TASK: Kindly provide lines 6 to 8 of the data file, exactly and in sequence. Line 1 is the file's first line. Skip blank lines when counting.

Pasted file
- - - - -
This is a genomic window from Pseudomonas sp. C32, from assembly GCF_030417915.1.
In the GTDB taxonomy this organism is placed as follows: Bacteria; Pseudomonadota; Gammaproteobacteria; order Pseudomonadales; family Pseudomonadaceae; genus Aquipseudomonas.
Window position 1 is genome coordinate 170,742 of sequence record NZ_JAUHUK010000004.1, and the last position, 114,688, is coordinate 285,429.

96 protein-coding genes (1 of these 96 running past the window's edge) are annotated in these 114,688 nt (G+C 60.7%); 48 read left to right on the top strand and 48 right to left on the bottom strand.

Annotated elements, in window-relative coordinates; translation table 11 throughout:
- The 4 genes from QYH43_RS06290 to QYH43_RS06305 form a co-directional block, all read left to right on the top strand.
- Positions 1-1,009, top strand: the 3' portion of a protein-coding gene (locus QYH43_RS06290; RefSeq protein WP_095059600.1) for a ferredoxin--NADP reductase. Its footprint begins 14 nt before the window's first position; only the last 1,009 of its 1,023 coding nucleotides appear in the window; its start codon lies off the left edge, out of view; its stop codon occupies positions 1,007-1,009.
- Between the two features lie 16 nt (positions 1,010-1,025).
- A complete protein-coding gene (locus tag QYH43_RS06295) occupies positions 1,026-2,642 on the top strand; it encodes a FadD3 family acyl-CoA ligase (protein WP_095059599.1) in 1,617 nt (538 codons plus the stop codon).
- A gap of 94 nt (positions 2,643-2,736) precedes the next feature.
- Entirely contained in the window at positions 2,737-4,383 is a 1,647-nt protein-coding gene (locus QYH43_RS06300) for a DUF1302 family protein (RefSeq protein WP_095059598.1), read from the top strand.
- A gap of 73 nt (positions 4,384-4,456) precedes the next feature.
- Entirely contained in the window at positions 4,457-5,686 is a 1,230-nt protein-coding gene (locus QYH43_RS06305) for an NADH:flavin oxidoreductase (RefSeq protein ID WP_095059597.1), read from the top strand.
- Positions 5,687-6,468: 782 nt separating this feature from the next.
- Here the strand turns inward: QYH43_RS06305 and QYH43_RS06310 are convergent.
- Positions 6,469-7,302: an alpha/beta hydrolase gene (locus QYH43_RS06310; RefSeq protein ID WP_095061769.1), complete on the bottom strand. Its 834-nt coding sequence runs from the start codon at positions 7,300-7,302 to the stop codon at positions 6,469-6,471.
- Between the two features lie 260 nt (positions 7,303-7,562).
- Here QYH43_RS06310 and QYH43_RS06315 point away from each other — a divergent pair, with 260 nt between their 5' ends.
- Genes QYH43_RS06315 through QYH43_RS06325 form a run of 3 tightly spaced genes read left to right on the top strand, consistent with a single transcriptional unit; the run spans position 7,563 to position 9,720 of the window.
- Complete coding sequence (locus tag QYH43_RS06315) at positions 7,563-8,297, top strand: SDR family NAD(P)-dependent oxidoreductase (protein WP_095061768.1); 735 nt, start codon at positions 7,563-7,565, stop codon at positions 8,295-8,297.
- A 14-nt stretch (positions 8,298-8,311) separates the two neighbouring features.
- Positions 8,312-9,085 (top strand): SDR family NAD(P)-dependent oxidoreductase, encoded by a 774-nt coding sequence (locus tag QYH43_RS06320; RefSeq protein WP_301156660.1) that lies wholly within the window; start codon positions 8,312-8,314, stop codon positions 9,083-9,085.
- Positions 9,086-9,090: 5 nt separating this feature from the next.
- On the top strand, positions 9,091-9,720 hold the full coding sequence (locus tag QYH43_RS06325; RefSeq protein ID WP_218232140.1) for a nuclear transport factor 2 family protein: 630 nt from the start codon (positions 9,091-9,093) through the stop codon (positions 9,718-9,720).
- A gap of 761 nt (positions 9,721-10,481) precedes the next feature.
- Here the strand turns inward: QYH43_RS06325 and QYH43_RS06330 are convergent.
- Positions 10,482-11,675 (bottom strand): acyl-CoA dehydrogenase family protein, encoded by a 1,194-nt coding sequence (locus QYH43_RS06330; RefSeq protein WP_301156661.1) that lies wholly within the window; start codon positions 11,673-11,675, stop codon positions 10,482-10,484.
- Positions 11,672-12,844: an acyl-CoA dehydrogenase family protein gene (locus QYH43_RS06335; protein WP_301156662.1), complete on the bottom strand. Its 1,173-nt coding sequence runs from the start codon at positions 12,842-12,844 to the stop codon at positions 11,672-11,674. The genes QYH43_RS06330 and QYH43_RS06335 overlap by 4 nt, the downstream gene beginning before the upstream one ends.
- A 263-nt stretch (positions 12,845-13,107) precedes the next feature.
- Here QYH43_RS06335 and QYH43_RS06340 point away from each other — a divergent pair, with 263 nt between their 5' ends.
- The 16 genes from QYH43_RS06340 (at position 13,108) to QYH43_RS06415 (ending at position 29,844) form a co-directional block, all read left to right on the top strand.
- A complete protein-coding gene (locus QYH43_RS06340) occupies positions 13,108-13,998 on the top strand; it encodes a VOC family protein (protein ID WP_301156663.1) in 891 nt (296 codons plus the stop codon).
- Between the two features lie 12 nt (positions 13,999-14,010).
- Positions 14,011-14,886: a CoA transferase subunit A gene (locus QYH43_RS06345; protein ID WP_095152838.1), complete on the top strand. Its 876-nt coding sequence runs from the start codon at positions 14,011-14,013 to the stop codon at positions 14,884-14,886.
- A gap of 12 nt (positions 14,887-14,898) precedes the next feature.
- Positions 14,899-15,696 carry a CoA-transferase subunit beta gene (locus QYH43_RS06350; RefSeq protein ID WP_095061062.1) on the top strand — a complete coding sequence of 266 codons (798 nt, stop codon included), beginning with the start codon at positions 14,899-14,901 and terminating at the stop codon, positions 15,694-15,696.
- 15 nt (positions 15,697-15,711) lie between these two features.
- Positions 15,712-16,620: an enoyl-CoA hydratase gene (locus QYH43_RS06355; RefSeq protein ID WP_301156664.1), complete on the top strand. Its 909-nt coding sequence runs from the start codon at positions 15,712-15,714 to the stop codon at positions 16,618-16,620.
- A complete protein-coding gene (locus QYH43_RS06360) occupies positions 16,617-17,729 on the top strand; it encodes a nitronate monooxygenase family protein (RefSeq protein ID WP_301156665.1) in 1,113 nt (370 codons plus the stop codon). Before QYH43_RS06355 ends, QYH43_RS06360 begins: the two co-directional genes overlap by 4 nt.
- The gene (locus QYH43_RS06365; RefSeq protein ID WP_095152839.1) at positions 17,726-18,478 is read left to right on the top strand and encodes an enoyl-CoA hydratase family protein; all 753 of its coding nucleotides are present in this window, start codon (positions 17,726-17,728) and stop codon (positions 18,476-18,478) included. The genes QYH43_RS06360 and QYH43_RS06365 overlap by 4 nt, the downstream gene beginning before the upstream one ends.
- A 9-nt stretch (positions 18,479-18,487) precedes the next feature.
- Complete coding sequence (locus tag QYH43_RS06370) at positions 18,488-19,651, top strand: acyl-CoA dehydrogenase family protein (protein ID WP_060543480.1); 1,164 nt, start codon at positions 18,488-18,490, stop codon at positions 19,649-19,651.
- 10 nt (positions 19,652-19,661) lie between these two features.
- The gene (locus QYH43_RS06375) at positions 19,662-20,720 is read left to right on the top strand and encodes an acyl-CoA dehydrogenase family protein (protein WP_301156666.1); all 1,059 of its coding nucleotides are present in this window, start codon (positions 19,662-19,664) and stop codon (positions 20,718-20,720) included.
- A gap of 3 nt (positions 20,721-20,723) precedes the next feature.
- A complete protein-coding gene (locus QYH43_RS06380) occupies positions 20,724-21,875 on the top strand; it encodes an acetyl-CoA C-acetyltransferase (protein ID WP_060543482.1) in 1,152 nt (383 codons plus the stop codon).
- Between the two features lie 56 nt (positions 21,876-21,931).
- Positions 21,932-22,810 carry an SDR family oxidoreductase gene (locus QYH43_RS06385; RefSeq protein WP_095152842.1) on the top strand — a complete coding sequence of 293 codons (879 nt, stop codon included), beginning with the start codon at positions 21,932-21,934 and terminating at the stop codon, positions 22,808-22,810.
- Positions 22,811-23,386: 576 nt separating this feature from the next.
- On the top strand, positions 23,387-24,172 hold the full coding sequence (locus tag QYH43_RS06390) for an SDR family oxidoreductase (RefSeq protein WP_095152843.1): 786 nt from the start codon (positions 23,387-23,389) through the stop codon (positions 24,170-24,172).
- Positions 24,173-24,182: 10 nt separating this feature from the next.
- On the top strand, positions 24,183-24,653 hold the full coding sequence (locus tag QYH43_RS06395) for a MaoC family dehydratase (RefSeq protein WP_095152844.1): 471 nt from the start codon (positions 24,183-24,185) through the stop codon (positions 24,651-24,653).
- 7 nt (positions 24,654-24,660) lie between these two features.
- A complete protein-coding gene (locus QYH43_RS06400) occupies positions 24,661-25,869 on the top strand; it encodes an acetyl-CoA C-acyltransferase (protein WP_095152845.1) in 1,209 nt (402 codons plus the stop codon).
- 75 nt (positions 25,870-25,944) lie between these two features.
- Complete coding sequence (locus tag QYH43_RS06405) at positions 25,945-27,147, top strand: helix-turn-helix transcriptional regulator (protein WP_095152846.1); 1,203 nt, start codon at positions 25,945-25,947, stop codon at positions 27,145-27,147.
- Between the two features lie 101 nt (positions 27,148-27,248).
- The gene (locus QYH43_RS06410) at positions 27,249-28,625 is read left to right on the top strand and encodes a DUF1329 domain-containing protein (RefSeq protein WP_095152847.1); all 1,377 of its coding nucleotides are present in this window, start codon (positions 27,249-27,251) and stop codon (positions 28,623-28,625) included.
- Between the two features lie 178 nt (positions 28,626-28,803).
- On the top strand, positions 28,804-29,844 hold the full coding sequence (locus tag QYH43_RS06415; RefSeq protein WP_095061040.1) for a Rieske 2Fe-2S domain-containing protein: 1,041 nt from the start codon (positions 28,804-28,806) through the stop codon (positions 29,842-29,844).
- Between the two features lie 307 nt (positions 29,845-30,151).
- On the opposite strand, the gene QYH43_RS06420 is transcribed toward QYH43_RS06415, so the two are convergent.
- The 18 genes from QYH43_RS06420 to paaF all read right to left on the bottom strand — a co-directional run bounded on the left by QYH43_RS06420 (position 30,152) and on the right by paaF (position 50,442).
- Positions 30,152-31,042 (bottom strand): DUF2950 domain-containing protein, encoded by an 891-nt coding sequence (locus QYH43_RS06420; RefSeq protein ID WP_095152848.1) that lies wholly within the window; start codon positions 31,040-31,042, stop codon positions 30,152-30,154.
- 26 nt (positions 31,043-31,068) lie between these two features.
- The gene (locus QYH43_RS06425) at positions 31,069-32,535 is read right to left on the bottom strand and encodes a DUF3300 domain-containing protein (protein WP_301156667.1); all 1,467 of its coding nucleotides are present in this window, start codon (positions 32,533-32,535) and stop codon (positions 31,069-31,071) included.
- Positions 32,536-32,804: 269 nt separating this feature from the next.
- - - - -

- The 4 genes from QYH43_RS06290 to QYH43_RS06305 form a co-directional block, all read left to right on the top strand.
- Positions 1-1,009, top strand: the 3' portion of a protein-coding gene (locus QYH43_RS06290; RefSeq protein WP_095059600.1) for a ferredoxin--NADP reductase. Its footprint begins 14 nt before the window's first position; only the last 1,009 of its 1,023 coding nucleotides appear in the window; its start codon lies off the left edge, out of view; its stop codon occupies positions 1,007-1,009.
- Between the two features lie 16 nt (positions 1,010-1,025).